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I Love My Partner, But I Am Not in Love with Them

Not in LoveI love my partner, but I am not in love with them, is a common statement that I hear during my work with couples. What exactly do we mean when we say this?

The first thing we need to understand is that the word love has multiple meanings and the way we determine what love means is from the context in which it is used. For example, I can use the word love three times in a sentence, and each time it means something different. I love my husband, I love my dog, and I love ice cream.

What does “love” mean when we use it in the sentence” I love my partner, but I’m not in love with them”? To understand this statement a little bit better I’m going to swap the word “love for other words and I think you’ll start to get the sense of what is being said.

I love (as in care about) my partner, but I am not in love with them (as in connected with them). So the statement becomes “I care about my partner, but I am not connected with them”. What’s gone wrong in this relationship is the connection has dropped. Initially, the connection would have been there, or the relationship would not have developed. Even with the most broken relationships that I work with, most clients can think back to a time when the relationship was good. At that point, there was a connection. Indeed the early stages of a relationship are the time where we’re most focused on each other.  This period is known as the Honeymoon Stage and is the bonding stage.

As the relationship develops, it starts to go through changes which can occur through any number of things such as a focus on individual careers, children coming into the relationship or being so busy that we are time poor. The result is a slow eroding of the initial connection. Since we are in a relationship with somebody that is special for us in some way, we, of course, care about them. But if the connection has dropped then, we feel that we are not in love with them.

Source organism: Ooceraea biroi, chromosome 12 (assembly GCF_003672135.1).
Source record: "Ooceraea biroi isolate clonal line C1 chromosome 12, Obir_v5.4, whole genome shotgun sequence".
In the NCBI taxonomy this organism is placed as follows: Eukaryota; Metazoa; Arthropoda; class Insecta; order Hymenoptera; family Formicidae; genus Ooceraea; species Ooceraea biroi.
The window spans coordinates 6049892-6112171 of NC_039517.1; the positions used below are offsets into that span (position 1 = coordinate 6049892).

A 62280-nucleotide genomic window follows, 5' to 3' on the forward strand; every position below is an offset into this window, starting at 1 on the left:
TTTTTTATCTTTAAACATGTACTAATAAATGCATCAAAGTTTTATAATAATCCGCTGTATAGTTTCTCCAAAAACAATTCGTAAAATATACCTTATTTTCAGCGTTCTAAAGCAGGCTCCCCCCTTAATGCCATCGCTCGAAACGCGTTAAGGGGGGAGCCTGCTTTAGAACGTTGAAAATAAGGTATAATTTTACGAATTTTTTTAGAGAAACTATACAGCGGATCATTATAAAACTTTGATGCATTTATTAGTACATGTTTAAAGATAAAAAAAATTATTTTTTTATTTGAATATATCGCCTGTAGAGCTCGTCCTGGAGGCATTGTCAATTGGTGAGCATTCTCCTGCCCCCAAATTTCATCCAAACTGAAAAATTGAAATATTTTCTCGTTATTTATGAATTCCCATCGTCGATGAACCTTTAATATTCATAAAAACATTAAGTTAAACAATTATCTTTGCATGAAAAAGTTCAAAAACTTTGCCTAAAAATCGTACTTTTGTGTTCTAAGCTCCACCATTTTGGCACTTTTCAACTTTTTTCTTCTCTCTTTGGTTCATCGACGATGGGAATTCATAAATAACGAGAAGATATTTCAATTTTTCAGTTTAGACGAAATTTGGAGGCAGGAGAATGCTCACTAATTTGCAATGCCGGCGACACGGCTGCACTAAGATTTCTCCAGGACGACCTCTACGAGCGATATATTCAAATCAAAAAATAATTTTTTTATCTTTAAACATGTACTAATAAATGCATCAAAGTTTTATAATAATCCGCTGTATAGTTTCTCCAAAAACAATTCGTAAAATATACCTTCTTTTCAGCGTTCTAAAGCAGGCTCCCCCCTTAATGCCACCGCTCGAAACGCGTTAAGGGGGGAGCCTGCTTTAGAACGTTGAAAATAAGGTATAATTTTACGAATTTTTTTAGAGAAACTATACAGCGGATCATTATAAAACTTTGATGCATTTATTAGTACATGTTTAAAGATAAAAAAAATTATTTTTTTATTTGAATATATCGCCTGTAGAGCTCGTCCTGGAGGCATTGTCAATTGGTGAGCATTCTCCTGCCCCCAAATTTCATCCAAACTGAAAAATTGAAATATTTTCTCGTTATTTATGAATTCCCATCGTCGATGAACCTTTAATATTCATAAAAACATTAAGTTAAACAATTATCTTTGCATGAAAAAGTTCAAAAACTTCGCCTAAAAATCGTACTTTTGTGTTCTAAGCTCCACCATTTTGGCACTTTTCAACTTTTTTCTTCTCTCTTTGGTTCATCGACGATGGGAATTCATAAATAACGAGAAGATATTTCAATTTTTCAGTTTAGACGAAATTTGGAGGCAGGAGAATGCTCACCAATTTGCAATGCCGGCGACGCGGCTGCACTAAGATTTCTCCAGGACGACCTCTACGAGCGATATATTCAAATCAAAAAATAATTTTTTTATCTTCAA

As a relationship develops focus naturally shifts from “it is all about us” to who am I as an individual in this relationship, what are my needs and how does that work in this relationship.  This is a normal stage in the development of a relationship. At this point, the connection is under stress.  The task in a relationship at this stage revolves around understanding our partner, understanding what is driving them and being OK with the changes occurring in the relationship. If we can do this then we feel we still have a connection. I believe that connection is based on understanding. Understanding is the glue that holds relationships together. If you’re not sure about this, let’s have a look at another statement that couples often make as connection erodes in their relationship and that statement is “we are two strangers living in the same house”. Strangers do not understand each other.

To understand somebody, particularly your partner, you need to have a curiosity about them and the ability to take the time to ask questions to find out all that you can about what drives them, what their view of the world looks like, how they see things, what their opinion of things is and how they react to things. This takes dedication on your part. This dedication is driven in a romantic relationship by a commitment to see the relationship strengthen and work long term.

Asking questions that are framed to understand the other is the answer to the connection problem. When I’m talking about questions, I’m talking about curiosity-driven questions which come from the point of view of “just so I can understand, please tell me the following…”, rather than using attacking questions/statements such as “I just cannot understand why you keep doing such stupid things” or “Why are you so stupid?”. Attacking questions divide while inquisitive questions connect.

If you want to connect with your partner more, questions are the answer.

Want to know more? Call me 07 3458 1725.

© Tracey Janke – StartPoint Counselling 2018

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